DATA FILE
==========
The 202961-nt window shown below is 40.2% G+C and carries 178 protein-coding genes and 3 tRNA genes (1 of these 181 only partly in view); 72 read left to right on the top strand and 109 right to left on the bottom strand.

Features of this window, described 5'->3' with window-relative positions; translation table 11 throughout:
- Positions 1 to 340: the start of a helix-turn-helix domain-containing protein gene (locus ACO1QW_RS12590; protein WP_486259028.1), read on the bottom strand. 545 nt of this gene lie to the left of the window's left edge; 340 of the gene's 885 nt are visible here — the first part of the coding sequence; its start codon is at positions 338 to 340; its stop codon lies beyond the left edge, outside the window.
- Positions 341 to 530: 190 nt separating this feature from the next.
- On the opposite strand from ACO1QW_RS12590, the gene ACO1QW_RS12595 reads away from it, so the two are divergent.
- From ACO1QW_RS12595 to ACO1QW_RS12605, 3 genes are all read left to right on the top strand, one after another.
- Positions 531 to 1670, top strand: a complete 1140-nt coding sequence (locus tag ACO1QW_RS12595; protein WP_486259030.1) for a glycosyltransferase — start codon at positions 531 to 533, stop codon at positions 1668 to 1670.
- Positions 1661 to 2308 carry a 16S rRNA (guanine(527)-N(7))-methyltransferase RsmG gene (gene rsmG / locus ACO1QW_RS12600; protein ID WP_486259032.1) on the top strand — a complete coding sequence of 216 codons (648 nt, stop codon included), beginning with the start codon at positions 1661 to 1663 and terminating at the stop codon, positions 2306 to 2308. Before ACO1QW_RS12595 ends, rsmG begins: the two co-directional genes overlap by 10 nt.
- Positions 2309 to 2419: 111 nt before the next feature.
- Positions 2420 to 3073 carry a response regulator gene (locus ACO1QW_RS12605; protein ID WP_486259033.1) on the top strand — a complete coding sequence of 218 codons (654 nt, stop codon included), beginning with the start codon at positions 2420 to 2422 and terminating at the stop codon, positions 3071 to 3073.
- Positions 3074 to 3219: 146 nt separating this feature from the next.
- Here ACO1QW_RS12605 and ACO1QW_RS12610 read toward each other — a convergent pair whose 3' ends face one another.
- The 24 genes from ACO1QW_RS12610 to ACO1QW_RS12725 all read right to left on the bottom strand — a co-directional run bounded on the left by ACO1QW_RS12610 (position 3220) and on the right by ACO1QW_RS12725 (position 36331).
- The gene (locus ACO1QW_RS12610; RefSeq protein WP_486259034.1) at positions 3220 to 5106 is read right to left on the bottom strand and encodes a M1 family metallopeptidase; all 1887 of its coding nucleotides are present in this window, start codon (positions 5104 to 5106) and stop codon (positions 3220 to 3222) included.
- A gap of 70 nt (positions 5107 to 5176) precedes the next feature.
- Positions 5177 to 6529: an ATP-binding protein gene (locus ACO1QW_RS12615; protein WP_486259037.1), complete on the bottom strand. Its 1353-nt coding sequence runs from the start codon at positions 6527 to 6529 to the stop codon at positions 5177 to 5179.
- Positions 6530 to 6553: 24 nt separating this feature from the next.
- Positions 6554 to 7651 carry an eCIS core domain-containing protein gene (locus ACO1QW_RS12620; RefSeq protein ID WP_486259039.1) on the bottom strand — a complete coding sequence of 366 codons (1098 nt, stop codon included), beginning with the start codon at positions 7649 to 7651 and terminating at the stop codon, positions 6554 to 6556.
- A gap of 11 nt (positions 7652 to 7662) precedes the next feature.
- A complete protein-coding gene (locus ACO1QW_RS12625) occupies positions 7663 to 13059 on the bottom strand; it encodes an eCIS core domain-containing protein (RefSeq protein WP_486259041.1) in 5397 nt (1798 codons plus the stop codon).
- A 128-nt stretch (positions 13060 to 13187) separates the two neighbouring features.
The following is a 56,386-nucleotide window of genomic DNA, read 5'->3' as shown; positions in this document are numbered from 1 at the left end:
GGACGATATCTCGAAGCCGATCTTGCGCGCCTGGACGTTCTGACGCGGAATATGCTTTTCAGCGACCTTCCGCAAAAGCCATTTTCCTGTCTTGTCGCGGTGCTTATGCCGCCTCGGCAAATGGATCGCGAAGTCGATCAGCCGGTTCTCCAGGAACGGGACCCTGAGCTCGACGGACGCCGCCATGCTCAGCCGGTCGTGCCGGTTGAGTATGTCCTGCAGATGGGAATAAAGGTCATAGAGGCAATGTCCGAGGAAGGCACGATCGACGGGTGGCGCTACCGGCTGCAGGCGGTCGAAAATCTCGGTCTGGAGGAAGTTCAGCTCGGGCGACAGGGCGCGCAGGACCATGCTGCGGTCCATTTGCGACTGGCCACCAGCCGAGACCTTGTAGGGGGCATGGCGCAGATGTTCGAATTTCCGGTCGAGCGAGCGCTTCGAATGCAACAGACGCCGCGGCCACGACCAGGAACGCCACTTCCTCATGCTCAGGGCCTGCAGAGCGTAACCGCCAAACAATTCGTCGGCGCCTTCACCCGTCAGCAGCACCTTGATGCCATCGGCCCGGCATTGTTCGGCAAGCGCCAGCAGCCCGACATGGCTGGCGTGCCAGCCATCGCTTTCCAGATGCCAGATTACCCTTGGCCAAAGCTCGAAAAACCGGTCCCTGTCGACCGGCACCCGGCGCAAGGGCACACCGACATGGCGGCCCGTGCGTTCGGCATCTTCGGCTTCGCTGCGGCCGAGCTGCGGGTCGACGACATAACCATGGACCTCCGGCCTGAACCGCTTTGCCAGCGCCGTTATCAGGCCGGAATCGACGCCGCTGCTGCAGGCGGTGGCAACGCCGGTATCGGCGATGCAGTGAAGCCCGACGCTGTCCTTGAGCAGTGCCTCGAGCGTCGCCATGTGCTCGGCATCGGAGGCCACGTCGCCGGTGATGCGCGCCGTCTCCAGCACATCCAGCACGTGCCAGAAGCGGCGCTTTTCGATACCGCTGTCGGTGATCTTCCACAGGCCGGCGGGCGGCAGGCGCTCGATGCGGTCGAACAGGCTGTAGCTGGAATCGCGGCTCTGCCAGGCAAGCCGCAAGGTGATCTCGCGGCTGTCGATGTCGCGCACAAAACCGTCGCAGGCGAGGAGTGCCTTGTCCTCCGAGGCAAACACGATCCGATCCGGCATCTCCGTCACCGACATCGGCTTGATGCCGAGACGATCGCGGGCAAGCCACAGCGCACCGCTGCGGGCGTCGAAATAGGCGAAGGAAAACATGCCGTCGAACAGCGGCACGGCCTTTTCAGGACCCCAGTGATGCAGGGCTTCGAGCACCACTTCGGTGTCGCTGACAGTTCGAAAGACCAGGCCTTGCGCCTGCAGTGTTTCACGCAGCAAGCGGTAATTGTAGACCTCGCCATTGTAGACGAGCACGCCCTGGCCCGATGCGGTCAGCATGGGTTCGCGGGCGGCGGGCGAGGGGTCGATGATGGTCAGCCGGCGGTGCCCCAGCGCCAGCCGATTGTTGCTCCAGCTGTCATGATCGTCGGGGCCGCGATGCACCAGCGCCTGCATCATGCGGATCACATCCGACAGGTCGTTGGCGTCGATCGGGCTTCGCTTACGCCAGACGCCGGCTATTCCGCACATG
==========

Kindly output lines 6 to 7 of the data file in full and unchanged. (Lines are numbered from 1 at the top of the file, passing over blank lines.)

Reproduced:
- From ACO1QW_RS12595 to ACO1QW_RS12605, 3 genes are all read left to right on the top strand, one after another.
- Positions 531 to 1670, top strand: a complete 1140-nt coding sequence (locus tag ACO1QW_RS12595; protein WP_486259030.1) for a glycosyltransferase — start codon at positions 531 to 533, stop codon at positions 1668 to 1670.